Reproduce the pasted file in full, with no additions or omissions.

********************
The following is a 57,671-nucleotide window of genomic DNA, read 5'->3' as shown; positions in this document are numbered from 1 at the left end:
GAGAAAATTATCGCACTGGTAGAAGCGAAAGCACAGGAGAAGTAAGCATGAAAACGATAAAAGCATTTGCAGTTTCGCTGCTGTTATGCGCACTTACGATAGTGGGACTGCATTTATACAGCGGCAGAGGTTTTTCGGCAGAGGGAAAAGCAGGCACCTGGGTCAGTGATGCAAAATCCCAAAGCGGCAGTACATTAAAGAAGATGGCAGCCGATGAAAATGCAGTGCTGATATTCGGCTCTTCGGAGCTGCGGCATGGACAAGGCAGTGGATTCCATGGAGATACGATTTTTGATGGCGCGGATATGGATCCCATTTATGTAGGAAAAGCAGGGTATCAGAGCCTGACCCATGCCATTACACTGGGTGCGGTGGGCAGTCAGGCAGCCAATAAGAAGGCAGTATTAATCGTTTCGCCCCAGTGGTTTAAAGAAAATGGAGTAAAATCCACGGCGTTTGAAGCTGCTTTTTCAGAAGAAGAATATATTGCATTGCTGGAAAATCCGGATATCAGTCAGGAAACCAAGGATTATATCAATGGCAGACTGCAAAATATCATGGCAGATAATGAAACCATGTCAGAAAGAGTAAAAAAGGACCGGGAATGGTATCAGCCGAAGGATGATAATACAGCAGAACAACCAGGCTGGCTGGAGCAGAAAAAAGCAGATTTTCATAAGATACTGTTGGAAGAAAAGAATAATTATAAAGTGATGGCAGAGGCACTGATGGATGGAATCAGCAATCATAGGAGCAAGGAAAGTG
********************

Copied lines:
The following is a 57,671-nucleotide window of genomic DNA, read 5'->3' as shown; positions in this document are numbered from 1 at the left end:
GAGAAAATTATCGCACTGGTAGAAGCGAAAGCACAGGAGAAGTAAGCATGAAAACGATAAAAGCATTTGCAGTTTCGCTGCTGTTATGCGCACTTACGATAGTGGGACTGCATTTATACAGCGGCAGAGGTTTTTCGGCAGAGGGAAAAGCAGGCACCTGGGTCAGTGATGCAAAATCCCAAAGCGGCAGTACATTAAAGAAGATGGCAGCCGATGAAAATGCAGTGCTGATATTCGGCTCTTCGGAGCTGCGGCATGGACAAGGCAGTGGATTCCATGGAGATACGATTTTTGATGGCGCGGATATGGATCCCATTTATGTAGGAAAAGCAGGGTATCAGAGCCTGACCCATGCCATTACACTGGGTGCGGTGGGCAGTCAGGCAGCCAATAAGAAGGCAGTATTAATCGTTTCGCCCCAGTGGTTTAAAGAAAATGGAGTAAAATCCACGGCGTTTGAAGCTGCTTTTTCAGAAGAAGAATATATTGCATTGCTGGAAAATCCGGATATCAGTCAGGAAACCAAGGATTATATCAATGGCAGACTGCAAAATATCATGGCAGATAATGAAACCATGTCAGAAAGAGTAAAAAAGGACCGGGAATGGTATCAGCCGAAGGATGATAATACAGCAGAACAACCAGGCTGGCTGGAGCAGAAAAAAGCAGATTTTCATAAGATACTGTTGGAAGAAAAGAATAATTATAAAGTGATGGCAGAGGCACTGATGGATGGAATCAGCAATCATAGGAGCAAGGAAAGTG